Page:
Labor Day isn’t what it used to be.
Started in the 1880s to honor organized labor, the celebration first received official designation as a holiday in 1887 in Oregon. Soon, most states had recognized the occasion, and the federal government followed suit — initially providing a holiday only for federal workers.
Now, Labor Day is typically used to recognize all American workers — organized or not. And with good reason. As Teddy Roosevelt reportedly said, “It is only through labor and painful effort, by grim energy and resolute courage, that we move on to better things.”
That labor, effort, energy and courage has built the world’s largest economy. It has turned the vision of dreamers into products for mass consumption. It has produced innovation that has transformed the world.
All of that is worthy of acknowledgement today, even with labor unions seeing diminished influence over the past six decades. In 1954, 34.8 percent of all wage and salary workers in the United States belonged to a union, giving organized labor powerful political influence. In 1956, as President Dwight Eisenhower was winning reelection, the Republican Party platform said, “Protection of the right of workers to organize into unions and to bargain collectively is the firm and permanent policy of the Eisenhower Administration.”
Now, however, about 10.3 percent of U.S. workers are unionized. In Washington, according to the U.S. Bureau of Labor Statistics, the number is 18.6 percent, ranking among the five most-unionized states.
One reason for the decline is that organized labor has been effective over the decades in winning concessions for workers. Pressure from labor unions helped drive legislation creating the 40-hour workweek, safer working conditions, improved benefits and countless other amenities now codified in law. Legislation at both the federal and state levels has helped improve the lives of American workers and lessened the need for unions.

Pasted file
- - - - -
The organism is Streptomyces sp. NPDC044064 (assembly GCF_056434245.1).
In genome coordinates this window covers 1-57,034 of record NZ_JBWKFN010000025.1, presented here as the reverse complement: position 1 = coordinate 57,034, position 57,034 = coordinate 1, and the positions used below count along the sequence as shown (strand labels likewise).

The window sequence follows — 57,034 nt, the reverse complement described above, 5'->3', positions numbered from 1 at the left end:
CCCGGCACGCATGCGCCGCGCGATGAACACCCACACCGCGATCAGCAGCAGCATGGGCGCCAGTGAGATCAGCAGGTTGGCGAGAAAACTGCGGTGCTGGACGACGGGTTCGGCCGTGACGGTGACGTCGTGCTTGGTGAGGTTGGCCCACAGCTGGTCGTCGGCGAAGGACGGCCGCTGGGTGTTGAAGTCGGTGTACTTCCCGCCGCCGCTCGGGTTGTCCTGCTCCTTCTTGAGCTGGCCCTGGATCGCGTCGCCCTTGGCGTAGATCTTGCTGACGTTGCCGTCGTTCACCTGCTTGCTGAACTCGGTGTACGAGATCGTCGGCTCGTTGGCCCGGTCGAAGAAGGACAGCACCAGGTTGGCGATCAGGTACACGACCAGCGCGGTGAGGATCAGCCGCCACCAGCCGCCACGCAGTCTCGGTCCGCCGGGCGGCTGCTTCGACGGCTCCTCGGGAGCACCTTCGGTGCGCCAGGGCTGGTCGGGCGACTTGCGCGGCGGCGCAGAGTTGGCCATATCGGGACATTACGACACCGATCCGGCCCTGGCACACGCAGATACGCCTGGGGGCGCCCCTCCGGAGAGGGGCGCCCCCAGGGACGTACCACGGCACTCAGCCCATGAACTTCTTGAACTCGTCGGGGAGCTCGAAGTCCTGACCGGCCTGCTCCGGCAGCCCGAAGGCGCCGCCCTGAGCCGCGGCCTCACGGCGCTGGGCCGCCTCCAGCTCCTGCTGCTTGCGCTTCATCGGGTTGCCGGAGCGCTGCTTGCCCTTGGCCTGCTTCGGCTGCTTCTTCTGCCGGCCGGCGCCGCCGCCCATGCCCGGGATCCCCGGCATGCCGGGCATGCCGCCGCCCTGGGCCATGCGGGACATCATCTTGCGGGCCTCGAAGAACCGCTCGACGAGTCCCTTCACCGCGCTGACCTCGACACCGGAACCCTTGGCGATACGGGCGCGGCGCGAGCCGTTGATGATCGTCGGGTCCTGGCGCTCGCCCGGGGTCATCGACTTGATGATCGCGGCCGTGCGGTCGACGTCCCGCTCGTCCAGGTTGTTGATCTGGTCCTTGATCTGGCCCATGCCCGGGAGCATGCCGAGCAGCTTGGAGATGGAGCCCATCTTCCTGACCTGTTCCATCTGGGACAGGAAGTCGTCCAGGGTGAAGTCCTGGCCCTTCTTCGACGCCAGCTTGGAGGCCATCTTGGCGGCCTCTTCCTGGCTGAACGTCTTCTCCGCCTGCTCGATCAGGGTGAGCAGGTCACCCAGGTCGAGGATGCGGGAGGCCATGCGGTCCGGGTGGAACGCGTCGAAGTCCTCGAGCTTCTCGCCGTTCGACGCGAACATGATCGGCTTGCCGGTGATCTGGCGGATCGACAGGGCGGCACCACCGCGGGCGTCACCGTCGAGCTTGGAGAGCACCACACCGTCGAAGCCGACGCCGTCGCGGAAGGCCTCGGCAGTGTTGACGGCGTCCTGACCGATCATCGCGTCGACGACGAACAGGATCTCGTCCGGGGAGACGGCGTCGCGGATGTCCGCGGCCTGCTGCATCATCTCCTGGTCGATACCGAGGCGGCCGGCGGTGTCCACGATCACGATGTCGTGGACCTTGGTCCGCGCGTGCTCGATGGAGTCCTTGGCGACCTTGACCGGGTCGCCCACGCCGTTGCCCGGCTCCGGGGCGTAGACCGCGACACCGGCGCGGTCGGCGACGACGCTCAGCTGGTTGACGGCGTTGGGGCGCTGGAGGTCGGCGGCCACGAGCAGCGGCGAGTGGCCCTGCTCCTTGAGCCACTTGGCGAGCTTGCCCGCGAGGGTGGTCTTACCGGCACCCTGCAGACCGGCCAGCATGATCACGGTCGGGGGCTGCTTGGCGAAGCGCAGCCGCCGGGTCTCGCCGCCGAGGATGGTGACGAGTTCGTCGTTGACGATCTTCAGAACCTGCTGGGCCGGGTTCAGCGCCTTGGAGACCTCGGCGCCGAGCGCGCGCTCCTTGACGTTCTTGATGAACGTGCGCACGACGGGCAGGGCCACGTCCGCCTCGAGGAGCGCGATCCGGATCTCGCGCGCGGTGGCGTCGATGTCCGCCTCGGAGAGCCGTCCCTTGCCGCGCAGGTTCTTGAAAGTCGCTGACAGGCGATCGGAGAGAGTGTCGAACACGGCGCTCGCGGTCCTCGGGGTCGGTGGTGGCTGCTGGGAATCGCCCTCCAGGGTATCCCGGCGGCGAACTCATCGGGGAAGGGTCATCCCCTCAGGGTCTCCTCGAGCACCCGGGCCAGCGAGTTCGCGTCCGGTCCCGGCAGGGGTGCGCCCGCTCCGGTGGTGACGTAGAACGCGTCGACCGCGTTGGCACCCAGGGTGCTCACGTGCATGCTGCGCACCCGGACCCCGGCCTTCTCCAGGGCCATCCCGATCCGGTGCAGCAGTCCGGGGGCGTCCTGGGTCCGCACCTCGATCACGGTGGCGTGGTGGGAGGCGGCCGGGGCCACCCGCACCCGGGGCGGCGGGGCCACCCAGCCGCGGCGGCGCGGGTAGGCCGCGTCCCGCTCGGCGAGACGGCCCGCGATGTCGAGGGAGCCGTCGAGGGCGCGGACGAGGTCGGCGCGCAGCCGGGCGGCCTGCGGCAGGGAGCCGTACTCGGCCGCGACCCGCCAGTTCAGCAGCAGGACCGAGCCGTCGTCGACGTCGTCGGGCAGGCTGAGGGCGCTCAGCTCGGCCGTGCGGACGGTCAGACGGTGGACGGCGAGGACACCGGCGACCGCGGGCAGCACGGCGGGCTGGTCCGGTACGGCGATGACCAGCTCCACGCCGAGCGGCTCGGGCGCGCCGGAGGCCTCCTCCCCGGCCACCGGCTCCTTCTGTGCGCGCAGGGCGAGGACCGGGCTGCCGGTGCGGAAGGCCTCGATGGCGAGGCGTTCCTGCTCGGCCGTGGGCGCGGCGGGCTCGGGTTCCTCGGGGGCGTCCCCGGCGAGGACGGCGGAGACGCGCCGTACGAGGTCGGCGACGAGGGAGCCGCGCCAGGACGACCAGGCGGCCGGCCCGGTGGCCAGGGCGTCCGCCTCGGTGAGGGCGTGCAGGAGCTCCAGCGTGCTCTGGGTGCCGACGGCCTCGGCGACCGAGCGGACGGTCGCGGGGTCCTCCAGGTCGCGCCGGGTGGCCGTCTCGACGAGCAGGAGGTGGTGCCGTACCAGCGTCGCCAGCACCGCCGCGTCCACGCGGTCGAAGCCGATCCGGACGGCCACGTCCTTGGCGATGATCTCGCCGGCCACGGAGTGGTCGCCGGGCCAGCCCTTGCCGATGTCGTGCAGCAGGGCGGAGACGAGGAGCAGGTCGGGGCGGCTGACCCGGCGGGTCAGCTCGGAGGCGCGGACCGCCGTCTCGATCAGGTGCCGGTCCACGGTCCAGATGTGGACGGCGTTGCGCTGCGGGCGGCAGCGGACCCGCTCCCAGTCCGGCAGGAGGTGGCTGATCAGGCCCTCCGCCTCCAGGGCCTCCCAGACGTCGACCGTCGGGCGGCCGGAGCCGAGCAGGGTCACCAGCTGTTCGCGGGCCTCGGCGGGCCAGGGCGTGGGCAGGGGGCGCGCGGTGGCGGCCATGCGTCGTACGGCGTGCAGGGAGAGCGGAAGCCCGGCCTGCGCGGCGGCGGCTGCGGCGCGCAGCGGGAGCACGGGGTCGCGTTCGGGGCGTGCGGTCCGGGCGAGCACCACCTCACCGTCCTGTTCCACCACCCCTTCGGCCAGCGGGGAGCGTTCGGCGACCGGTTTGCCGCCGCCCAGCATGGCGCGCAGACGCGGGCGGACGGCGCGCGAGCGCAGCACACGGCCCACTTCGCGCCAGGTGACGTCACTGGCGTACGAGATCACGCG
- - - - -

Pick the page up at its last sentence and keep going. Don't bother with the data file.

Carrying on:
In Washington, for example, voters in 2016 boosted the minimum wage and approved annual increases based on the cost-of-living index. The 2021 minimum of $13.69 an hour is among the highest in the nation. Meanwhile, the federal minimum wage has languished at $7.25 an hour since 2009 — a floor that is in effect in 20 states.
Increased wages is one way to improve the conditions for millions of workers. But other steps are available, as well.
Many changes will be required as employment becomes increasingly nontraditional. More and more workers are part of the gig economy, pursuing jobs that are temporary and flexible. They often are mislabeled as independent contractors (for example, Uber drivers), allowing employers to get around wage and overtime laws. Policymakers should address this discrepancy, providing protection for workers.
And changes will be required to bolster worker benefits and retirement savings. Traditional pensions now are rare, but few Americans have compensated by adequately saving for retirement. Experts recommend that at least 10 percent of earnings go toward savings.
Washington in recent years has taken several legislative steps to improve the lives of workers. And according to nonprofit Oxfam America, our state has ranked as the best for workers throughout the COVID-19 pandemic — thanks to strong protections for employees, access to health care and unemployment support.
All of that is worthy of consideration as we celebrate Labor Day — and as we reflect on the meaning of the holiday.